By Orlando Leon and Raymond Pun
Hackathons support high-impact practices (HIP) through student engagement with innovative research and collaboration. In this interview, FYE Correspondent Raymond Pun talks with Orlando Leon, Chief Information Officer (CIO) at Fresno State about Leon’s experiences and thoughts on hackathons, and delves into the important skills students gain from organizing and participating in such events.
Ray: I was very glad to see HackFresno return this year! Can you talk about your role in organizing HackFresno and briefly describe the importance of hackathons in cultivating innovation and collaboration on campuses today?
Orlando: This year, I served as the executive sponsor for the 2nd annual HackFresno event. HackFresno stemmed from an idea I had when stepping into the CIO role in 2015. The vision would be to get students engaged in a setting that encouraged group projects solving real-world needs in a competitive environment. A hackathon at Fresno State would be one of the first for the Central Valley, and the very first for college-aged students in Fresno, with objectives to encourage creative thinking and collaborative partnership with local technology companies.
Hackathons support high impact practices, such as experiential learning and group or community-based learning, and preliminary feedback from our recent 2018 Hackathon was glowingly positive. One student even stated that he learned more in the past 36 hours than in a whole semester. Hackathons are also meant to support interdisciplinary learning, with the ideal hackathon involving students from a variety of disciplines, including but not limited to computer science, engineering, agriculture, business, and the arts.
Ray: What are your thoughts on challenges and opportunities presented in a hackathon for higher education today?
Orlando: HackFresno was a great experience for our students in a number of ways. For example, it gave many people (60% in this recent event) their first experience of a hackathon, one that they may not have been exposed to otherwise. For our student organizers, they gained valuable skills that may be very applicable in the workplace, such as vendor relationship-building, fundraising, event organizing, project management, general administrative functions, and leadership, much of these not easily learned or experienced in a traditional classroom setting.
Generalizing this to the higher education setting, a hackathon is a great way to encourage interdisciplinary learning, as many employers today have higher expectations when it comes to students’ ability to work across an organization. This type of event is also a great way to put theory into practical experiences on a variety of levels, and it presents an opportunity for the local community to partner with the university.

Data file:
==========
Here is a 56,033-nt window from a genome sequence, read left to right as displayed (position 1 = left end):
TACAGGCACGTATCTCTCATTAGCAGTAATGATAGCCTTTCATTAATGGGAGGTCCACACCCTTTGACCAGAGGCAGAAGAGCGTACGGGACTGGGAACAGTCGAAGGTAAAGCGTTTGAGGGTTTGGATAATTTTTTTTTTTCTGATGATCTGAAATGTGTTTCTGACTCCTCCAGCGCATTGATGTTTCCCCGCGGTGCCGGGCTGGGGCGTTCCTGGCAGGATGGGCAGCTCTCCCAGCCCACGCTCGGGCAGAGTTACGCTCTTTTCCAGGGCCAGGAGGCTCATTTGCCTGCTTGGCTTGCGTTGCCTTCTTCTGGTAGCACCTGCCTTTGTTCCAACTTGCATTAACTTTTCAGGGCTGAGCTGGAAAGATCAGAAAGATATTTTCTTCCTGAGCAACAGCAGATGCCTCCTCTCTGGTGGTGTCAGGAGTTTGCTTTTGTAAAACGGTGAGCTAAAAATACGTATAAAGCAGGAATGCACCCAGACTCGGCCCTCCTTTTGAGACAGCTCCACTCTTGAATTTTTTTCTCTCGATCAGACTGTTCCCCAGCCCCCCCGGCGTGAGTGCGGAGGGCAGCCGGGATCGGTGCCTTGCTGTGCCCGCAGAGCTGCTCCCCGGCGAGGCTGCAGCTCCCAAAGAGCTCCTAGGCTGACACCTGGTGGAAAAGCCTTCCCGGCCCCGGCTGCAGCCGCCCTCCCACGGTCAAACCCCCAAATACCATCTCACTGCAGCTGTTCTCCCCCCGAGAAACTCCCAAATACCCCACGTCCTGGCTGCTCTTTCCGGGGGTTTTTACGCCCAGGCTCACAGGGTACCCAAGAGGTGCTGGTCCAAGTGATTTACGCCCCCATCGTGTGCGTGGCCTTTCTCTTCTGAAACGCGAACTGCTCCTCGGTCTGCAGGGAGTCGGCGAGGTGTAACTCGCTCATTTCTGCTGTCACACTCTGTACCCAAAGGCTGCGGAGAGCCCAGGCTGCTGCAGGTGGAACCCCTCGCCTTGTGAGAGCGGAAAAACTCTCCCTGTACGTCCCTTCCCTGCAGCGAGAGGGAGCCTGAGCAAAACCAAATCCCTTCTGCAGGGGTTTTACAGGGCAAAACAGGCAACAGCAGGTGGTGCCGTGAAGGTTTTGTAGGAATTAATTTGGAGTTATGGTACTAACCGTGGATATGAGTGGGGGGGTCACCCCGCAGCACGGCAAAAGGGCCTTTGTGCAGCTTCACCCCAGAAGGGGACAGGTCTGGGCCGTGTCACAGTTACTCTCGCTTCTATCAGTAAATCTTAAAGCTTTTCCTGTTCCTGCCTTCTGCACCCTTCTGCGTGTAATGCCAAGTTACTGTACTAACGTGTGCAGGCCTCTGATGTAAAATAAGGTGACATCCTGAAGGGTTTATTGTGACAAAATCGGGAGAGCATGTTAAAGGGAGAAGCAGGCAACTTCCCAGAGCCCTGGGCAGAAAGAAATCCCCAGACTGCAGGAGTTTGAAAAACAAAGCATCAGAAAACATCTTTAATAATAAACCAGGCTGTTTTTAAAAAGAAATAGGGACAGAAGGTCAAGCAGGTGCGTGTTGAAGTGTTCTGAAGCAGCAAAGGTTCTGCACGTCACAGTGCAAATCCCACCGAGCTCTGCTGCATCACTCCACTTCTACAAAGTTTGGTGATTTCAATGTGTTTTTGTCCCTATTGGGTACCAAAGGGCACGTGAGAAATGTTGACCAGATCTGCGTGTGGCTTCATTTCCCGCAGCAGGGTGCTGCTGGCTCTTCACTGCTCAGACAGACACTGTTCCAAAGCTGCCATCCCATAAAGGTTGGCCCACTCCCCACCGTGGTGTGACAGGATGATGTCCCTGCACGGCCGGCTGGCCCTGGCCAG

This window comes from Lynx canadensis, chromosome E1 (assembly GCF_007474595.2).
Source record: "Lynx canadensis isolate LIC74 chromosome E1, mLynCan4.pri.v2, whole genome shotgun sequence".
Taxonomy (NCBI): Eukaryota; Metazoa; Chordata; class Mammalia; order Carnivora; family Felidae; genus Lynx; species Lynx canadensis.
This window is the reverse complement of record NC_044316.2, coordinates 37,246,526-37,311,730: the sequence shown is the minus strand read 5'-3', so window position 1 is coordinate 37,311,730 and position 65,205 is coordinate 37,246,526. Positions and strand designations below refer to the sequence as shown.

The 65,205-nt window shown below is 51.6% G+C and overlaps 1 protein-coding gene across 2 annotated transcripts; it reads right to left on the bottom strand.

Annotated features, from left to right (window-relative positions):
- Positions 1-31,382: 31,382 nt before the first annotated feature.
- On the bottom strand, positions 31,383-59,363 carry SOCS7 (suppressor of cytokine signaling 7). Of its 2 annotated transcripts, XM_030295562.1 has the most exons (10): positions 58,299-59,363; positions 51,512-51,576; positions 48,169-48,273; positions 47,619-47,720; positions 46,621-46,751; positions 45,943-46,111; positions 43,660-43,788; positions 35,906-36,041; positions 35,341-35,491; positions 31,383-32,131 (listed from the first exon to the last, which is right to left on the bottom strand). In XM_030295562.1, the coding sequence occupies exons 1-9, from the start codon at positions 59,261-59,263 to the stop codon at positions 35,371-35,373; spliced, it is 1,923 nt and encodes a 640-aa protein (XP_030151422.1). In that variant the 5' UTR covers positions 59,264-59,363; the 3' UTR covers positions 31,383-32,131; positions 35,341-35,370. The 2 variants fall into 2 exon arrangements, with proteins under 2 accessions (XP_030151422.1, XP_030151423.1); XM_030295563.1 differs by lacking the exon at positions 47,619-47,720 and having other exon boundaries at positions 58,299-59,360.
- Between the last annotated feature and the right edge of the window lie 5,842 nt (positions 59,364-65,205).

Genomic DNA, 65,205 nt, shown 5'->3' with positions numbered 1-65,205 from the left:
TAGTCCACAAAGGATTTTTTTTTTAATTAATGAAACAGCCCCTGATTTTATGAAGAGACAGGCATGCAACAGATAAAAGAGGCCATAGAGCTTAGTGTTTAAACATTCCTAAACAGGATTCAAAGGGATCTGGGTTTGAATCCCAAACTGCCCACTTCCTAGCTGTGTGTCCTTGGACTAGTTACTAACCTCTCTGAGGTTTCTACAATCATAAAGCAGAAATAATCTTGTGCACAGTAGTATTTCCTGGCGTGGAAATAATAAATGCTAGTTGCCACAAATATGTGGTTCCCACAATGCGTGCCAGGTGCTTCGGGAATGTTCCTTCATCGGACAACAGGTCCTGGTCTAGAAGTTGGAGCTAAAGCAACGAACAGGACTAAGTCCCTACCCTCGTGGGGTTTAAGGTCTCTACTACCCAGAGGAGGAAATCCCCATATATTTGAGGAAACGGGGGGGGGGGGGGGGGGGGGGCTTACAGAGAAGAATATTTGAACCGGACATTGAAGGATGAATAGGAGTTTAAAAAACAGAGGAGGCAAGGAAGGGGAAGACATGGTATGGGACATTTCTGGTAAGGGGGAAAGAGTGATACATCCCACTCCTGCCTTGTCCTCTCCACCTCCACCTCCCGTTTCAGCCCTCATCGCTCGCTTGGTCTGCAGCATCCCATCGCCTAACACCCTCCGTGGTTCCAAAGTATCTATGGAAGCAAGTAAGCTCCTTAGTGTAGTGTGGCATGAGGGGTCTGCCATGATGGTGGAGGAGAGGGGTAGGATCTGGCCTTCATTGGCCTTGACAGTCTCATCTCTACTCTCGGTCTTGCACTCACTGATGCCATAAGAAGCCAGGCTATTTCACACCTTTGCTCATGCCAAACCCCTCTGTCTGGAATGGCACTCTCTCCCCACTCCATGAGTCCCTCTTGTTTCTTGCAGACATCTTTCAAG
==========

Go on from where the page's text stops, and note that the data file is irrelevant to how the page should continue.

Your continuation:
One challenge is that a hackathon may present an idealistic state of what work will look like in a student's future. Furthermore, some of the wonderful ideas, similar to Invent America in the 80s, created during a 24 or 36-hour timespan may never see any light of day, unless the right people are in the room at the right time. There are, of course, ways to approach these challenges.
Ray: If folks are interested in starting a hackathon, what are some important advices you can share?
Orlando: An effective, fun, and sustainable model for executing a hackathon needs both strong executive sponsorship and strong bottom-up (student) engagement. Even with a highly-motivated team of student organizers—who were often justly distracted by schoolwork—regular mentorship and coaching were key elements in supporting our successful events. In the 11th hour, a good dose of timely encouragement may also be needed; in the case of the 2018 HackFresno event, it almost didn't happen when our student organizers became anxious about a potentially low turnout. Having a strong network (national and local technology companies, as well as good relationships at the university) was also very valuable in supporting an event that is completely sponsor-funded.
Orlando Leon was born and raised in San Francisco, California. He attended the Massachusetts Institute of Technology, where he received degrees in Electrical Engineering and Computer Science, Management Science, and Computer Science and Engineering. Orlando has over 15 years of experience in the information technology field with 10 years in higher education. He held leadership positions at Stanford University and the University of California, San Francisco and worked at Hewlett Packard and Oracle. At Fresno State, Orlando serves as the campus' inaugural Chief Information Officer, charged with fostering innovation and collaboration in all things technology.